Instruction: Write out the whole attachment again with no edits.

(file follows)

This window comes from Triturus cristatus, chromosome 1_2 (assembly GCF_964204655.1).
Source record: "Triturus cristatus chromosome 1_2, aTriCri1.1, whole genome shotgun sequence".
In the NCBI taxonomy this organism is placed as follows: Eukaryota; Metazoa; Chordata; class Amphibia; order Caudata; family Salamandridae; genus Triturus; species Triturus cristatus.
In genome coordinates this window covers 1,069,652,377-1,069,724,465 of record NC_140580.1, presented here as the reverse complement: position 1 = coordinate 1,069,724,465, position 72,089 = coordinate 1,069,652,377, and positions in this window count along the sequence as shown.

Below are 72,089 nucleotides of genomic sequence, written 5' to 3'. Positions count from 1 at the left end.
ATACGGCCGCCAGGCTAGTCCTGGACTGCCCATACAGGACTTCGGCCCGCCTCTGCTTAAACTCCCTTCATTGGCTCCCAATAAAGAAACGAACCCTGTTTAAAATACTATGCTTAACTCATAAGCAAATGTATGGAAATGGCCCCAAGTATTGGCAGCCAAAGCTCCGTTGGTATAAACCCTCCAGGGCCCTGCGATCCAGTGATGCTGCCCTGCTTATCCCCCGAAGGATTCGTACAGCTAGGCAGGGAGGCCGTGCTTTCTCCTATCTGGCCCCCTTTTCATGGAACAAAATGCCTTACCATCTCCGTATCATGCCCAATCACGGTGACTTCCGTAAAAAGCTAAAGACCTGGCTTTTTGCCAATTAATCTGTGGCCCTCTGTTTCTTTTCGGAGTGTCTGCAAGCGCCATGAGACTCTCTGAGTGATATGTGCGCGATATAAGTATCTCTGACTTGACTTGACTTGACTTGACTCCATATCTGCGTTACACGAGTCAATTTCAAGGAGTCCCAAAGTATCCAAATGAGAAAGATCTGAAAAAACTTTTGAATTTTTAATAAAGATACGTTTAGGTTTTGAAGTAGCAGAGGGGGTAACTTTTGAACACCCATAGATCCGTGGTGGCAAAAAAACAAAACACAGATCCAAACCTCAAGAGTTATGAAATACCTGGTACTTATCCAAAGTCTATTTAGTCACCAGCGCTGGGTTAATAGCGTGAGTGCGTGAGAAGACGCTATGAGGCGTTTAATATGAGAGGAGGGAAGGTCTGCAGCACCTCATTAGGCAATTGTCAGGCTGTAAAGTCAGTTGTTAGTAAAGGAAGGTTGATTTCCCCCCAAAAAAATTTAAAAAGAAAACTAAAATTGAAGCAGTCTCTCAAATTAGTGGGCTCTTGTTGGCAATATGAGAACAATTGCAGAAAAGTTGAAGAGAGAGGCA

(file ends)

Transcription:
This window comes from Triturus cristatus, chromosome 1_2 (assembly GCF_964204655.1).
Source record: "Triturus cristatus chromosome 1_2, aTriCri1.1, whole genome shotgun sequence".
In the NCBI taxonomy this organism is placed as follows: Eukaryota; Metazoa; Chordata; class Amphibia; order Caudata; family Salamandridae; genus Triturus; species Triturus cristatus.
In genome coordinates this window covers 1,069,652,377-1,069,724,465 of record NC_140580.1, presented here as the reverse complement: position 1 = coordinate 1,069,724,465, position 72,089 = coordinate 1,069,652,377, and positions in this window count along the sequence as shown.

Below are 72,089 nucleotides of genomic sequence, written 5' to 3'. Positions count from 1 at the left end.
ATACGGCCGCCAGGCTAGTCCTGGACTGCCCATACAGGACTTCGGCCCGCCTCTGCTTAAACTCCCTTCATTGGCTCCCAATAAAGAAACGAACCCTGTTTAAAATACTATGCTTAACTCATAAGCAAATGTATGGAAATGGCCCCAAGTATTGGCAGCCAAAGCTCCGTTGGTATAAACCCTCCAGGGCCCTGCGATCCAGTGATGCTGCCCTGCTTATCCCCCGAAGGATTCGTACAGCTAGGCAGGGAGGCCGTGCTTTCTCCTATCTGGCCCCCTTTTCATGGAACAAAATGCCTTACCATCTCCGTATCATGCCCAATCACGGTGACTTCCGTAAAAAGCTAAAGACCTGGCTTTTTGCCAATTAATCTGTGGCCCTCTGTTTCTTTTCGGAGTGTCTGCAAGCGCCATGAGACTCTCTGAGTGATATGTGCGCGATATAAGTATCTCTGACTTGACTTGACTTGACTTGACTCCATATCTGCGTTACACGAGTCAATTTCAAGGAGTCCCAAAGTATCCAAATGAGAAAGATCTGAAAAAACTTTTGAATTTTTAATAAAGATACGTTTAGGTTTTGAAGTAGCAGAGGGGGTAACTTTTGAACACCCATAGATCCGTGGTGGCAAAAAAACAAAACACAGATCCAAACCTCAAGAGTTATGAAATACCTGGTACTTATCCAAAGTCTATTTAGTCACCAGCGCTGGGTTAATAGCGTGAGTGCGTGAGAAGACGCTATGAGGCGTTTAATATGAGAGGAGGGAAGGTCTGCAGCACCTCATTAGGCAATTGTCAGGCTGTAAAGTCAGTTGTTAGTAAAGGAAGGTTGATTTCCCCCCAAAAAAATTTAAAAAGAAAACTAAAATTGAAGCAGTCTCTCAAATTAGTGGGCTCTTGTTGGCAATATGAGAACAATTGCAGAAAAGTTGAAGAGAGAGGCA